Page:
For me, when I know where I am going, I have a feeling of not perceiving the going there. As if I am on autopilot. “I want coffee” goes my mind, so off my body goes to the Hypno Coffee downtown. I am not aware of the “decisions” I am making to leave the house, lock the door and walk down the street. It is like my mind is engaged elsewhere as my legs take me there of their own volition.

Now occasionally while pondering a bit too deeply about this or that, my autopilot disengages without me noticing and I walk too far down some street or another, and I find myself lost. Which can be a rather nice experience in a way. I feel myself coming down out of logic and thought, into my body to engage my senses and truly experience where I am, becoming embodied and engaging a different sort of intelligence. That first sensation of being lost… Where am I?

Often we don’t bother to truly engage with our surroundings, getting lost re-engages us in place, territory and context.

So, I had this (I think) nice realization that being lost has the side effect of, putting you, embodying yourself, in place.

One of my favorite parts of the Cynefin model is the name, which is a Welsh word meaning “a sense of place.” I quote the definition because, it is, I am told only an approximate and inadequate translation.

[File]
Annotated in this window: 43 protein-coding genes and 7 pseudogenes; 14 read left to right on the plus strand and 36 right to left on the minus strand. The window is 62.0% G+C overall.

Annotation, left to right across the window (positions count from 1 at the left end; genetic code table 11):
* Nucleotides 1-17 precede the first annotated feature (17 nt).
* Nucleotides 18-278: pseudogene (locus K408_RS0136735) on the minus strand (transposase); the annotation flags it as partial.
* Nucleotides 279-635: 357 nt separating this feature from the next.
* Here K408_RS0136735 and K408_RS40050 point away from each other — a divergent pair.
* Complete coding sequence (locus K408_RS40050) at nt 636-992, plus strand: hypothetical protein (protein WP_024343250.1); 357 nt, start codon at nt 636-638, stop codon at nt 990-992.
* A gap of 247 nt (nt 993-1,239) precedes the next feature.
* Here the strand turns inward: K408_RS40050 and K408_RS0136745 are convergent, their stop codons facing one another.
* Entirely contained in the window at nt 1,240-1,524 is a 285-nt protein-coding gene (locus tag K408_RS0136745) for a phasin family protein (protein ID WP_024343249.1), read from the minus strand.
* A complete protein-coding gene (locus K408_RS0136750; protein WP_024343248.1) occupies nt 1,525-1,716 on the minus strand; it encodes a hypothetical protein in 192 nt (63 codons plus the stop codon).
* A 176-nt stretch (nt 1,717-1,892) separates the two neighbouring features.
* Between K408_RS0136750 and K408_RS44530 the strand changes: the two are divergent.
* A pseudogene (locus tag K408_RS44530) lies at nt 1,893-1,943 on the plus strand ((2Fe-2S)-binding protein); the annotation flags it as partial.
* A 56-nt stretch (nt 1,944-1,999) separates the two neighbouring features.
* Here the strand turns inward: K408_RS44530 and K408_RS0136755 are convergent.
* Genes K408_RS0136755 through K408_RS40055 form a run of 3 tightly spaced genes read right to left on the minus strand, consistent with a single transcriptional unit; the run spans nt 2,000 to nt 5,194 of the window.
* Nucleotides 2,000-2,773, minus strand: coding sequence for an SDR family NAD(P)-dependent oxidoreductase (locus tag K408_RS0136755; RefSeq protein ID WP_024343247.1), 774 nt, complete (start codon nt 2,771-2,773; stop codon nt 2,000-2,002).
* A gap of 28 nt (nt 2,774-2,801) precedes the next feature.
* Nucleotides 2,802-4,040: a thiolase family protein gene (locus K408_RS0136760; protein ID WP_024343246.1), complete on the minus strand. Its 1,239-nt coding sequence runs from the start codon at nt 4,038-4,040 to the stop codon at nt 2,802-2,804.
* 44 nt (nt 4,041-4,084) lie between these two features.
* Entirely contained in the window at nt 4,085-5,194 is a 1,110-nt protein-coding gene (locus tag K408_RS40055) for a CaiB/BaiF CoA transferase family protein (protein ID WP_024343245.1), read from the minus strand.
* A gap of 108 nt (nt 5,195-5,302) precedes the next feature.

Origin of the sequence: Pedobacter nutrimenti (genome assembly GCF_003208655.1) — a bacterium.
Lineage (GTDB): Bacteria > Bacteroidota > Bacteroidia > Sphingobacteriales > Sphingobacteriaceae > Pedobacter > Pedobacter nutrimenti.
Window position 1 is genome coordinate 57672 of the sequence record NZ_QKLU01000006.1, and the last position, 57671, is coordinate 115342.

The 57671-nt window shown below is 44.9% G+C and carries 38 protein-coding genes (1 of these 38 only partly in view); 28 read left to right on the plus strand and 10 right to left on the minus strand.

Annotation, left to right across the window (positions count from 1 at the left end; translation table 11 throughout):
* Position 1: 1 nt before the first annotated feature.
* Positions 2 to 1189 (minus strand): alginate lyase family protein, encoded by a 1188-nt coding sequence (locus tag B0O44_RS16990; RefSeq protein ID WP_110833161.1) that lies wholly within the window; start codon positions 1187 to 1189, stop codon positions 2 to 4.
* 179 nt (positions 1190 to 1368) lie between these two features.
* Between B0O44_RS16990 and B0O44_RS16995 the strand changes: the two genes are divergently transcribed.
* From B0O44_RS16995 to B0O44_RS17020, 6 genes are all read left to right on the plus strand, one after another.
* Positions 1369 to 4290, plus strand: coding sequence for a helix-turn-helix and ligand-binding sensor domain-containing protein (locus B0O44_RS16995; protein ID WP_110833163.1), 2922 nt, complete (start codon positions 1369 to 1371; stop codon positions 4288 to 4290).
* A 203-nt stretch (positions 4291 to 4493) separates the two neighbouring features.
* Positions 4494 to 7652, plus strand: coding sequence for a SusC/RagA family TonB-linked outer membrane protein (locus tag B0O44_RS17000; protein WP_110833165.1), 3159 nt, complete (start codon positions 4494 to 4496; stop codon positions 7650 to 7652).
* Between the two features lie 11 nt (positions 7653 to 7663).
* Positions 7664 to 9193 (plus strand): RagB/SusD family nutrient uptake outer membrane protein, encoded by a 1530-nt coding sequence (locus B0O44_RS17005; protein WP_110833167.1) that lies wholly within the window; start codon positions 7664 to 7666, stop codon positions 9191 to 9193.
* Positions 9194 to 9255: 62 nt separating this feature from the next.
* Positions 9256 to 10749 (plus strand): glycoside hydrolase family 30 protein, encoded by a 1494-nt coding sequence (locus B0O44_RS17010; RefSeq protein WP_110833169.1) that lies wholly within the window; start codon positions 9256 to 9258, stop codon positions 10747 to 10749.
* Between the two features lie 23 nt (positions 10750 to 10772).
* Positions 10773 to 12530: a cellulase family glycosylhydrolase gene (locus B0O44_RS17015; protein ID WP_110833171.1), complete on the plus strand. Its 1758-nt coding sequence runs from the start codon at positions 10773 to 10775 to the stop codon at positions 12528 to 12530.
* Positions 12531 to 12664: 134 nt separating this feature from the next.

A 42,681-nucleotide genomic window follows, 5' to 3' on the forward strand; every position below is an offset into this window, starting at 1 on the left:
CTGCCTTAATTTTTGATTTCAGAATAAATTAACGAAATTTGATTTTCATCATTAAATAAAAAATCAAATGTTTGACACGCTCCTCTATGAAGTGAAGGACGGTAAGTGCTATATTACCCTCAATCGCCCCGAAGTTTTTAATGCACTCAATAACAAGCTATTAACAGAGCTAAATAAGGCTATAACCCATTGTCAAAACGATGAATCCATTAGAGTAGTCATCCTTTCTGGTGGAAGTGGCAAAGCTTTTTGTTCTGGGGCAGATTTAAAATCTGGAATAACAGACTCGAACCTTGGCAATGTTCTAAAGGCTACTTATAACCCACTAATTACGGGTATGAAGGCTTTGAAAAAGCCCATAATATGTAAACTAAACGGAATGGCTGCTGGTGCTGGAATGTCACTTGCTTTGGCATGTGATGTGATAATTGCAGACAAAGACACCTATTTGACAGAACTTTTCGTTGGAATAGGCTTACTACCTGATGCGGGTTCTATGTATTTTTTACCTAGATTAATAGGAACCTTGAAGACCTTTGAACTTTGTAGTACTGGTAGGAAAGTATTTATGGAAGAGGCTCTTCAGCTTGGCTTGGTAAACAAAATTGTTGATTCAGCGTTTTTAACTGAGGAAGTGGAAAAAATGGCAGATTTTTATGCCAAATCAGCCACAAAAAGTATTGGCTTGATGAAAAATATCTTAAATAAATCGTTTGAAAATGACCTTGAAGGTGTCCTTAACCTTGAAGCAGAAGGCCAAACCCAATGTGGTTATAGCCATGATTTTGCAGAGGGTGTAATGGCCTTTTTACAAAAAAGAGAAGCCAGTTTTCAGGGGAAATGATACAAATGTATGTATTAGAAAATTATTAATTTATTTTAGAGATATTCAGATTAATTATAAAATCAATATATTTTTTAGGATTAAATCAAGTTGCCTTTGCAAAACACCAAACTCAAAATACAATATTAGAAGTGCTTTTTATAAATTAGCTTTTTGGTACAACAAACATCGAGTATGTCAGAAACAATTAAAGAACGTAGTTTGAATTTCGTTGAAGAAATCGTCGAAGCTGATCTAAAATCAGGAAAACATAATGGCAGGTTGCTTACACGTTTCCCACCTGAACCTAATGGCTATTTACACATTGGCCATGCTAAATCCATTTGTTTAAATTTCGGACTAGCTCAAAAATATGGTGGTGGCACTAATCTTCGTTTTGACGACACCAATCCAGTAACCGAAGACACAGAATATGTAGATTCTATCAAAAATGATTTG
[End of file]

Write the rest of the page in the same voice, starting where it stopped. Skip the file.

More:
I enjoy finding stories or metaphors that invoke the “sense” of a cynefin. David’s How to Organise a Children’s Party metaphor is a great example of this, especially as seen through a manager’s or designer’s eyes. I often wonder though, what is the experience of the child’s party from the child’s or participant’s eyes?

In order to experience one of these “sensorial” metaphors I imagined, I ask people to imagine the last time they returned to high school or a place of significant meaning to them, a childhood home. Then I ask them to reflect, do there seem to be a different “set of rules” or expectations that “belong” to the space. For me these rules feel enforced by the place, even if the people I originally experienced the rules with are no longer there, haunted by expectations you might say. These rules are like what Andy Clark might call social “scaffolding”, all that is left in the relationship between my mind and this place. Finally I ask people, do you feel there is an exact line you crossed getting into the feeling of this place? Or is it more a fuzzy transition?